[Updated, 9 p.m.] The School Reform Commission devoted its monthly strategy meeting Monday from 6-8 pm to the topic of special education. The agenda included both District officials and special education advocates, with a staff presentation on the state of special education in the District.
By Bill Hangley, Jr.
A new state scholarship program can benefit Philadelphia students who live near struggling schools, but it isn’t likely to have a big impact in the coming school year.
Program officials and local scholarship organizations say that they hope that by this time next year, the Opportunity Scholarship Tax Credit (OSTC) will be running as smoothly as a similar, more broad-based program, the Educational Investment Tax Credit (EITC) program.
“We’re sort of stuck in the weeds right now, but hopefully in a year, things will smooth out,” said Ida Lipman of the Children's Scholarship Fund Philadelphia.
South Philadelphia senior Marcus Johnson stands at the front of his classroom eager to give his presentation on mammals. But there are no poster board cutouts here, no sketches across a blackboard, no pages borrowed from an animal encyclopedia. Johnson, with his back to a class that has iMacs and iPads, works the keys on his laptop computer with the focus of an engineer in a computer lab. After a few clicks, he turns to face his peers, and the website he designed – which gives vivid images and rich content about the animals he loves so much – fills the interactive projector at the front of the room.
In Michele McKeone's autistic support classroom at South Philadelphia High School, students develop their communication skills and the abilities necessary for their transition to independence. McKeone, in her fourth year of teaching at Southern, uses digital media to keep the students engaged, as well as plugged in to what's relevant today. The Notebook talked with her about some of the exciting projects that students have created using digital media.
In a January presentation to the School Reform Commission, District officials introduced their plans to "right-size" the many half-empty, aging facilities but offered no specifics on how closures and consolidations could impact special education services, especially those for severely disabled students.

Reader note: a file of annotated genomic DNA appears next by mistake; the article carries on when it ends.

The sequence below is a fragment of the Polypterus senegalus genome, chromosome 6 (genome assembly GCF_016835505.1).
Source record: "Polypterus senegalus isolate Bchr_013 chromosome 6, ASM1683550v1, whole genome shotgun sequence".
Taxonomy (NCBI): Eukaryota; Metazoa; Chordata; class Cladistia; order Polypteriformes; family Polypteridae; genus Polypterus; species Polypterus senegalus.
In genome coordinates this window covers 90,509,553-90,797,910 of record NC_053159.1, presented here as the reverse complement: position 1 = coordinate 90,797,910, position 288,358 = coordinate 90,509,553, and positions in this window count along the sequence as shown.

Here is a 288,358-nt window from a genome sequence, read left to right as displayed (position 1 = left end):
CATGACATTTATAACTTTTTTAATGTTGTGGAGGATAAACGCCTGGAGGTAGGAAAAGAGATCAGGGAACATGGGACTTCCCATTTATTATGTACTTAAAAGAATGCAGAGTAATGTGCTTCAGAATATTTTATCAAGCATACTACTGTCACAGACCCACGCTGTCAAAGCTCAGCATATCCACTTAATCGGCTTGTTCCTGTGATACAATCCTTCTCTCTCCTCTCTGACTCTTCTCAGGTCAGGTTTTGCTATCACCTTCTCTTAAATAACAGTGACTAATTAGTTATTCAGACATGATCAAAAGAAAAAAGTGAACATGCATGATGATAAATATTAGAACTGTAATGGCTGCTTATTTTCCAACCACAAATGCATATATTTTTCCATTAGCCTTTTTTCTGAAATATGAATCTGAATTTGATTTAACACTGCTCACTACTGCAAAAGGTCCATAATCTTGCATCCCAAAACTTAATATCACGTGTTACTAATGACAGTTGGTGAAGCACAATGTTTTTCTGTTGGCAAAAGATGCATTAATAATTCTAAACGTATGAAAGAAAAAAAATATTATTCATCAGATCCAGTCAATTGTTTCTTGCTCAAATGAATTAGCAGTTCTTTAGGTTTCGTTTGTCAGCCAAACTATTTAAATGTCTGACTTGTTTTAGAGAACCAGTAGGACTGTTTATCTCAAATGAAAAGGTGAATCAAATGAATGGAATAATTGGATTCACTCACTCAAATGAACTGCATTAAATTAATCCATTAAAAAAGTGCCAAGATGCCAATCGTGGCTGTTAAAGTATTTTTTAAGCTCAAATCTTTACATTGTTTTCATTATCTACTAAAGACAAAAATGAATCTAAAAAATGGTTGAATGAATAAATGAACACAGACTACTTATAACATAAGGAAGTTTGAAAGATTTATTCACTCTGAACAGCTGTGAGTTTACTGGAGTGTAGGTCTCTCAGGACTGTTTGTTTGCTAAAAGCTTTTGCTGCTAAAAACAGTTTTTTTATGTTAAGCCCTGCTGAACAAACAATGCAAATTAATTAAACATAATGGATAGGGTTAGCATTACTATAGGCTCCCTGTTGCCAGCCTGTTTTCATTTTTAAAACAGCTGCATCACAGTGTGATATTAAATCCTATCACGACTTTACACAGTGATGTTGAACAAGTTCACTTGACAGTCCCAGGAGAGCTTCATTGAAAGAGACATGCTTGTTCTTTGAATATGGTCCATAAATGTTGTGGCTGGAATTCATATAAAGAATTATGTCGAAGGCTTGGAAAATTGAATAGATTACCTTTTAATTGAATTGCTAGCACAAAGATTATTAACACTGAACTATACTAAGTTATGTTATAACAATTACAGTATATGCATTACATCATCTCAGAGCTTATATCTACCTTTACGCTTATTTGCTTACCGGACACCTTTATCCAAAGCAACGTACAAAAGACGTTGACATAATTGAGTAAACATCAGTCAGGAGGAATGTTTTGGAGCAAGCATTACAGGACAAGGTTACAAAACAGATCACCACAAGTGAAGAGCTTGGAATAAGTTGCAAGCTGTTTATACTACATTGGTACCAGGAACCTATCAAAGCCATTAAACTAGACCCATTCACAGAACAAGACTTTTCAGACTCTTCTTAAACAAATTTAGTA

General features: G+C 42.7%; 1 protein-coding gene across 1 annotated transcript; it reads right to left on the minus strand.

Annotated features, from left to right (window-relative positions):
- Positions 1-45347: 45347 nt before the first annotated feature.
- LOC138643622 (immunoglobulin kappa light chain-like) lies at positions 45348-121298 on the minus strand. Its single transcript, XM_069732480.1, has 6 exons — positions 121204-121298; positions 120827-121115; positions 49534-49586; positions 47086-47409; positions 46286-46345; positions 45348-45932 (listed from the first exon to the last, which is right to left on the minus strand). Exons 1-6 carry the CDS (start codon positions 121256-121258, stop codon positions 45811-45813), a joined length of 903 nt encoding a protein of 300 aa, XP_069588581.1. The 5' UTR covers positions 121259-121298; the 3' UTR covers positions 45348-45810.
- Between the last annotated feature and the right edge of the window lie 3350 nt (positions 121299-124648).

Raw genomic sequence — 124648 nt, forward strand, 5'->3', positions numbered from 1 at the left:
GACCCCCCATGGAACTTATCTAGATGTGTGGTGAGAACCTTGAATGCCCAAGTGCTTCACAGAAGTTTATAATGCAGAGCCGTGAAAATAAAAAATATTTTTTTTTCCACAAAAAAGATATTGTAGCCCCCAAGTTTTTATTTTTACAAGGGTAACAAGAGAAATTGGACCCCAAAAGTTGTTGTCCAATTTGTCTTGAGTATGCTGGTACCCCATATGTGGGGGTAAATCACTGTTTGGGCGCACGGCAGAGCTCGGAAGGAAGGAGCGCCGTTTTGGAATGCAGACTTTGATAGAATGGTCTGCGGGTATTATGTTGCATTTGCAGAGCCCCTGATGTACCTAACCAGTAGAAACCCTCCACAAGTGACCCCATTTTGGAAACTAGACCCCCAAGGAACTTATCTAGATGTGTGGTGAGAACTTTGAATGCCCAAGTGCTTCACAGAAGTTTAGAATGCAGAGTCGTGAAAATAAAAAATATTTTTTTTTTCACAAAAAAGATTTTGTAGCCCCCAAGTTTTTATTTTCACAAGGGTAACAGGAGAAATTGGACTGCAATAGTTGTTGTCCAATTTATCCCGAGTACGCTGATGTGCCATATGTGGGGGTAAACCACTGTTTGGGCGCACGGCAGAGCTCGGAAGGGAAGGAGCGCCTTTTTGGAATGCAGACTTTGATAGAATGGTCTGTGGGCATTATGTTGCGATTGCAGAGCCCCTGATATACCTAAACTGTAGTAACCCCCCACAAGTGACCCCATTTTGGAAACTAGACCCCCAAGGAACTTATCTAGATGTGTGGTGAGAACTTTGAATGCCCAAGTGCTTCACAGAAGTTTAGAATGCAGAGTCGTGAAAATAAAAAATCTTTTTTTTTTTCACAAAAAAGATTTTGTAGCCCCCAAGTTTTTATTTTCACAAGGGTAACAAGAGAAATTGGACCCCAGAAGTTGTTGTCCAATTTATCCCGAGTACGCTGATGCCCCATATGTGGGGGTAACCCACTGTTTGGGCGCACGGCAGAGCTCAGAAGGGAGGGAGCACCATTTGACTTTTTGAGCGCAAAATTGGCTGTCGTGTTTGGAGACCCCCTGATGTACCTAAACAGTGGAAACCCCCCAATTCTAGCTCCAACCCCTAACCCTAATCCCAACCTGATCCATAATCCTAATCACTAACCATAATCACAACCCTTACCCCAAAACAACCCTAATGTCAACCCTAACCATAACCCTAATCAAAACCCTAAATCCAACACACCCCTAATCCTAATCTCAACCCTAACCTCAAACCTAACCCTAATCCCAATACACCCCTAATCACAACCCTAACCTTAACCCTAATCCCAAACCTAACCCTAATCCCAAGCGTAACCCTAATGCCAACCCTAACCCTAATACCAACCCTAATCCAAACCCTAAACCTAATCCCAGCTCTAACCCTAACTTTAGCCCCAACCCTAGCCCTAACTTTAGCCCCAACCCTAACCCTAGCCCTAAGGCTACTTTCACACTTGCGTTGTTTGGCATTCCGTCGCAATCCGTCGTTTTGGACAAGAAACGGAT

More than one in five of all Teach for America corps members in Philadelphia schools this year – 46 out of 213 – are in special education classrooms. By definition, these teachers are inexperienced and have received minimal training – seven to eight weeks over the summer.
Is this good for special education instruction?
I can't think of a better - or more necessary - time than late January to generate discussion, ideas, creativity, collaboration, and energy around issues of education. Which is I am so looking forward to attending the EduCon 2.2 conference this weekend hosted by Science Leadership Academy.
Check back after the weekend for a recap of events and to continue the conversation!
Note: The event is sold out, but there is a wait list and an option to "attend digitally."
“Innovation” is a term not often associated with large systems such as the School District of Philadelphia or the city’s Department of Human Services (DHS). Nevertheless, for the past 10 years, these two systems, with similar missions but separate funding streams, have maintained a partnership to help children overcome barriers to learning.
Children under age three (“infants and toddlers”) are entitled to Early Intervention services if they have a “developmental delay” in one or more of these areas: cognitive (thinking), communication, physical (including vision and hearing), social/emotional, or self-care, or if they have a physical or mental condition that has a high probability of resulting in a developmental delay.
Aspiring to attend one of the city’s top-tier high schools can be a daunting proposition for students with special needs or English language learners (ELLs) and their parents.
Few of this fall’s incoming 9th graders who are special education or ELL students applied to the sought-after schools, and even fewer were admitted.